Former Housing Authority director Joseph Lally.
Former Housing Authority director Joseph Lally.
Matthew J. Lee/Globe Staff/File

The Winchester Housing Authority’s former executive director’s pension is under review after State Auditor Suzanne M. Bump released an 18-page audit report that details more than a dozen occasions when Joseph M. Lally “may have been providing legal services to clients while on the clock at the authority.”

Lally, 59, who maintained a full-time career as a practicing attorney working for the publicly funded Committee for Public Counsel Services while serving as Winchester’s housing chief, abruptly resigned from his position as the authority’s executive director on Oct. 5 after coming under fire by the state auditor’s office for filing conflicting time cards showing him in court when he claimed to be doing work for the housing authority.

According to Karen Manchuso, administrator for the Winchester Contributory Retirement Board, Lally is receiving his pension payments while the matter is under review. His pension is about $45,000 per year, she said.

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She said the Winchester retirement board is scheduled to review the state auditor’s findings with its attorney, Thomas F. Gibson, at its meeting on Thursday.

Lally applied for his pension on Oct. 12 — a week after he resigned.

“Any pension adjustment would have to come through the oversight of the Public Employee Retirement Administration Commission,” Gibson said, referring to the state agency that oversees pensions of those who do not fall under the purview of cities and towns. Gibson noted that the commission’s executive director, Joseph E. Connarton, “was aware of the pending audit.”

Gibson said that he e-mailed a copy of the audit report, which was released Tuesday, to the Winchester retirement board Wednesday morning and would be reaching out to Connarton to discuss it.

Reached at his office late Wednesday, Connarton said he had just received the audit report but had not yet had a chance to go through it.

“I intend to review it with our audit staff and legal people,” Connarton said. “We will be making a recommendation to the Winchester retirement board within weeks.”

State auditors examined two years of payroll records, from Jan. 1, 2010, to Dec. 31, 2011, and found 18 occasions when Lally was recorded working at the authority while simultaneously charging the state for court appearances as public counsel for indigent clients.

The Committee for Public Counsel Services is conducting its own investigation into the potential double billing.

The state audit also found that in each of the years examined, Lally logged more than 3,500 work hours for the two agencies combined. The report noted that more than 20 percent of Lally’s time working at the authority was spent outside normal business hours.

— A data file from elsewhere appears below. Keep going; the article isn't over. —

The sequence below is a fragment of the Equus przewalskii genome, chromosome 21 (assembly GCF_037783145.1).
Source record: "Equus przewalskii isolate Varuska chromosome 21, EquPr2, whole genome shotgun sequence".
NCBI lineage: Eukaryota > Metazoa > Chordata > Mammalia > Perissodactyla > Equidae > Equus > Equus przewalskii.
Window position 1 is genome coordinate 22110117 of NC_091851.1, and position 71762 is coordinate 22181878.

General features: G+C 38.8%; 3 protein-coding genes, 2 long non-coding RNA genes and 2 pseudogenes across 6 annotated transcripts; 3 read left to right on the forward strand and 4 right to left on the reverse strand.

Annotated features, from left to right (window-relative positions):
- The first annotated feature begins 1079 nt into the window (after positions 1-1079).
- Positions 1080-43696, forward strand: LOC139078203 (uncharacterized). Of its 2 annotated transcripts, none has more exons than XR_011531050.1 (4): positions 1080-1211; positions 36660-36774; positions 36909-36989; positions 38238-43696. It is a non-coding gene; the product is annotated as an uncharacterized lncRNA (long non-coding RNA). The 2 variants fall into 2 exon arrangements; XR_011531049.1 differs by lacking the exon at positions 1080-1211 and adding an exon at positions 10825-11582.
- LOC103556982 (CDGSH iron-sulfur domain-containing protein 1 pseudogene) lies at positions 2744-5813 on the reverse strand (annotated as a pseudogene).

“This audit does not only raise questions of the former executive director’s honesty, but also his management of the authority,” said Bump in a written statement. “For a staff to be properly guided and the needs of its tenants met, the housing authority deserves a leader who is not absent a quarter of the time.”

The audit reports Lally earned $158,444 in calendar year 2010: $68,483 from the Winchester Housing Authority and $89,961 from the Committee for Public Counsel Services. In 2011, the figures were $72,205 from the authority and $84,004 from public counsel services for a total of $156,209.

The audit report also noted that the authority’s operating reserves in fiscal 2011 were significantly underfunded — $49,499 below minimum levels set by the state — and that several rental units contained state sanitary code violations, including roof deterioration, exterior siding falling off, peeling paint, and ceiling water stains.

Bump called on the Winchester Housing Authority to amend its executive director’s contract to specify the days and hours required to be worked, restore adequate emergency funds, and make timely and complete repairs on units as needed.

According to Laura Glynn, chairwoman of the authority, the agency is addressing each of those issues.

Rents on the authority’s units range from zero to $940 per month, Glynn said, because the agency is limited in what it can charge its tenants. Rents can be no more than 30 percent of a resident’s income, she said.

“The WHA is looking to increase its reserves and is applying for any additional state funding we could possibly qualify for,” said Glynn, who had not yet seen the audit report when reached at her home Tuesday evening.

Glynn said the contract for Lally’s replacement, John W. Hurd of Arlington, specifies the hours he is expected to work. Hurd began working in Winchester on March 1.

The authority in fiscal 2011 had an approved operating budget of $552,397 and supplied 119 units of public housing.